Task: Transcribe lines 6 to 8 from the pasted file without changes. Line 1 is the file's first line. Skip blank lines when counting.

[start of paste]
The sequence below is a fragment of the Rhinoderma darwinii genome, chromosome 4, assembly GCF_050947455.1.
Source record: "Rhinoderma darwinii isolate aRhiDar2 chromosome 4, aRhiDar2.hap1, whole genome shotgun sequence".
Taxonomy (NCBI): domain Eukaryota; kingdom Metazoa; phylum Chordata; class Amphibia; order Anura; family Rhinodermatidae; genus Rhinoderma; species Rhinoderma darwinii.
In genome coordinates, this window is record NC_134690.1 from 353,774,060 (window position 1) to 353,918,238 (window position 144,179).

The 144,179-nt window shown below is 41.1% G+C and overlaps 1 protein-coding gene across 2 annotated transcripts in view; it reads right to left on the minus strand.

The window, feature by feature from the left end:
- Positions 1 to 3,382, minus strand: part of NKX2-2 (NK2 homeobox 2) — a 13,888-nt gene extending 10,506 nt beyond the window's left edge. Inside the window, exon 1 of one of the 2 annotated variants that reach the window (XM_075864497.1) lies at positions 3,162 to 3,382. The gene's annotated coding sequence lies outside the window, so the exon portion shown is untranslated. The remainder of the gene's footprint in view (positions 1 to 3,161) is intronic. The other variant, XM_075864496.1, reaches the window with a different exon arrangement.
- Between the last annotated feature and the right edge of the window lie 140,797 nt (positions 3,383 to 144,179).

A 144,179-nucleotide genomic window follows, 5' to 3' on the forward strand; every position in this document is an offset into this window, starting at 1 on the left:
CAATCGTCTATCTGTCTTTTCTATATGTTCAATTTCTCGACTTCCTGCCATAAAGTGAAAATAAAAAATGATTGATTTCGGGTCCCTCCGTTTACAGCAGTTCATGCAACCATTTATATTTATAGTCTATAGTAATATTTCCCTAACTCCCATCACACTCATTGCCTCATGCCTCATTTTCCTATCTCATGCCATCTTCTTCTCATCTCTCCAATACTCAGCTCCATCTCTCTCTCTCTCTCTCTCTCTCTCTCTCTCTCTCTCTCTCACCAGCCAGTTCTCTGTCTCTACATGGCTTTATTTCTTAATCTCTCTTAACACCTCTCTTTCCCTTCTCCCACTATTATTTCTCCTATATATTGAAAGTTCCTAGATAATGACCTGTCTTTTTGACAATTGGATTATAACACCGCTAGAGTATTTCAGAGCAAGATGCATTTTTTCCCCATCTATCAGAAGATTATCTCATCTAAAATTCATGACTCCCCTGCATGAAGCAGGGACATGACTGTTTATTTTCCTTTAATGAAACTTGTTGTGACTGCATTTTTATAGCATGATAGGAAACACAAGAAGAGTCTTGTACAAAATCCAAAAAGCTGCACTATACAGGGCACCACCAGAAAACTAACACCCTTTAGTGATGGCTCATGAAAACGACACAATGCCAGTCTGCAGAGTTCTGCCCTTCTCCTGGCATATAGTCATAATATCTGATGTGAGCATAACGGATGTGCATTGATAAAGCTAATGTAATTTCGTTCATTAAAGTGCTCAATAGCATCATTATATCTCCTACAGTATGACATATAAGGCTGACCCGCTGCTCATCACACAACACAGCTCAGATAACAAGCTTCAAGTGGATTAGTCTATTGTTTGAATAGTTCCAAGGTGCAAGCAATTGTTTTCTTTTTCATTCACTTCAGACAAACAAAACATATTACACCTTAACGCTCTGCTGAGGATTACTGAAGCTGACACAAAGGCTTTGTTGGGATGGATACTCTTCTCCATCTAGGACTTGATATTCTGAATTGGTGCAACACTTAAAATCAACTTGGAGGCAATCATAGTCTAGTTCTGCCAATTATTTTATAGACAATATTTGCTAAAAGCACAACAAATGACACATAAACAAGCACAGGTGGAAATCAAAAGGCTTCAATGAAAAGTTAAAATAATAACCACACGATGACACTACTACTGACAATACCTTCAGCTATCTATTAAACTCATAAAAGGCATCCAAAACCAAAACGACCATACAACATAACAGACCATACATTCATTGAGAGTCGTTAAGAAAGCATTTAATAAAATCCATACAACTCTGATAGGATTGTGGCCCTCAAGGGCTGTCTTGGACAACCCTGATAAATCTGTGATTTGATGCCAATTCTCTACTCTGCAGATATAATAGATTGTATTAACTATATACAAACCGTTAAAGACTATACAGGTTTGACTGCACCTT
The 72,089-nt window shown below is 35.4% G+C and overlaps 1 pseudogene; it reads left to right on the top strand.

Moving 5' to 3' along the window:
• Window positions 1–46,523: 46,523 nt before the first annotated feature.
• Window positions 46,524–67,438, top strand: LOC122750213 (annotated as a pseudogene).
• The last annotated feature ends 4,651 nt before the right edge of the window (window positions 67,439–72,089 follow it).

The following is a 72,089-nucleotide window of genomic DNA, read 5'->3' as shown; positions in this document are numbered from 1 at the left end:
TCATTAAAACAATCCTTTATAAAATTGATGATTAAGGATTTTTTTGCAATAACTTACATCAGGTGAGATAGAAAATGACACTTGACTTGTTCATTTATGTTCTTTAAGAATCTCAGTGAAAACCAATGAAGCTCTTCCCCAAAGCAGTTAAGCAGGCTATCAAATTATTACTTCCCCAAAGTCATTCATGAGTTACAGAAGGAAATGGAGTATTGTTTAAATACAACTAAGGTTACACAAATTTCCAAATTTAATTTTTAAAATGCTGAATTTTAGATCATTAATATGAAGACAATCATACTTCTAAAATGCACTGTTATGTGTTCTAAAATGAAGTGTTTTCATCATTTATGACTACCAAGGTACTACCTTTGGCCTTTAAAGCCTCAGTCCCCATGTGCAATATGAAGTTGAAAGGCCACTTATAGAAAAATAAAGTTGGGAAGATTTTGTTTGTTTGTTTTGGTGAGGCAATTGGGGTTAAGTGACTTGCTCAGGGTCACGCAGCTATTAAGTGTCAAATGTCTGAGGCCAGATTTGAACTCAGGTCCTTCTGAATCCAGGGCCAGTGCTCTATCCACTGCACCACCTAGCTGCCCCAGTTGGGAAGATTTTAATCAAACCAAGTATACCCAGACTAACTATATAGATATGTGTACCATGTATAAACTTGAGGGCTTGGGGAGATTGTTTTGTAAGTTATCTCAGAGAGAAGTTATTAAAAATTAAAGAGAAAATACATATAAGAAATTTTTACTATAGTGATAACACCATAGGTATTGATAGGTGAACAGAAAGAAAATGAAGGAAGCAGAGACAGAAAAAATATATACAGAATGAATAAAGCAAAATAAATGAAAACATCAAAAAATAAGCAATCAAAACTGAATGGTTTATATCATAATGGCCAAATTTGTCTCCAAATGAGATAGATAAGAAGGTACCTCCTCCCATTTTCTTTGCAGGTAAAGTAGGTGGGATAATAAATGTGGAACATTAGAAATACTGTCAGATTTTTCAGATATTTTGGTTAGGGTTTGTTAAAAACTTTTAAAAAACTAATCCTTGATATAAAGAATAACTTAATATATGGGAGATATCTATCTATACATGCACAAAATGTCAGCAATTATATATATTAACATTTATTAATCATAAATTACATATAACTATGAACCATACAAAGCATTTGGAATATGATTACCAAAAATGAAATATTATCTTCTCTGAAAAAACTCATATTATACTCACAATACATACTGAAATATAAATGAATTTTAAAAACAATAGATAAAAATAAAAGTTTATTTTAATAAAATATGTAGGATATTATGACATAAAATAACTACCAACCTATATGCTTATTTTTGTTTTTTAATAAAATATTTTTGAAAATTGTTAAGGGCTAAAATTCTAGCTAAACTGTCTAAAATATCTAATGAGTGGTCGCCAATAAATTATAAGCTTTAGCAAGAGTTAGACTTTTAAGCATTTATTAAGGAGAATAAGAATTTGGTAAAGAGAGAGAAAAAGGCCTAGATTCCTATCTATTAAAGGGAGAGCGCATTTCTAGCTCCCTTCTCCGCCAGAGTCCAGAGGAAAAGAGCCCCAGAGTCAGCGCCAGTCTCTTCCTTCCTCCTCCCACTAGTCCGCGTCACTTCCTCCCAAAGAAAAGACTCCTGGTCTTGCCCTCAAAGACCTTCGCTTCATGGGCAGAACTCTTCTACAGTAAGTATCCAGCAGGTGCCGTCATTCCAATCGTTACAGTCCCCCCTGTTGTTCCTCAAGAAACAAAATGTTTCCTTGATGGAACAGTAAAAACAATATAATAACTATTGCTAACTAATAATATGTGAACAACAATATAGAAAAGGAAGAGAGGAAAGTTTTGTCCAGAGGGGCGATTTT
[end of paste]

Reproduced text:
The window, feature by feature from the left end:
- Positions 1 to 3,382, minus strand: part of NKX2-2 (NK2 homeobox 2) — a 13,888-nt gene extending 10,506 nt beyond the window's left edge. Inside the window, exon 1 of one of the 2 annotated variants that reach the window (XM_075864497.1) lies at positions 3,162 to 3,382. The gene's annotated coding sequence lies outside the window, so the exon portion shown is untranslated. The remainder of the gene's footprint in view (positions 1 to 3,161) is intronic. The other variant, XM_075864496.1, reaches the window with a different exon arrangement.
- Between the last annotated feature and the right edge of the window lie 140,797 nt (positions 3,383 to 144,179).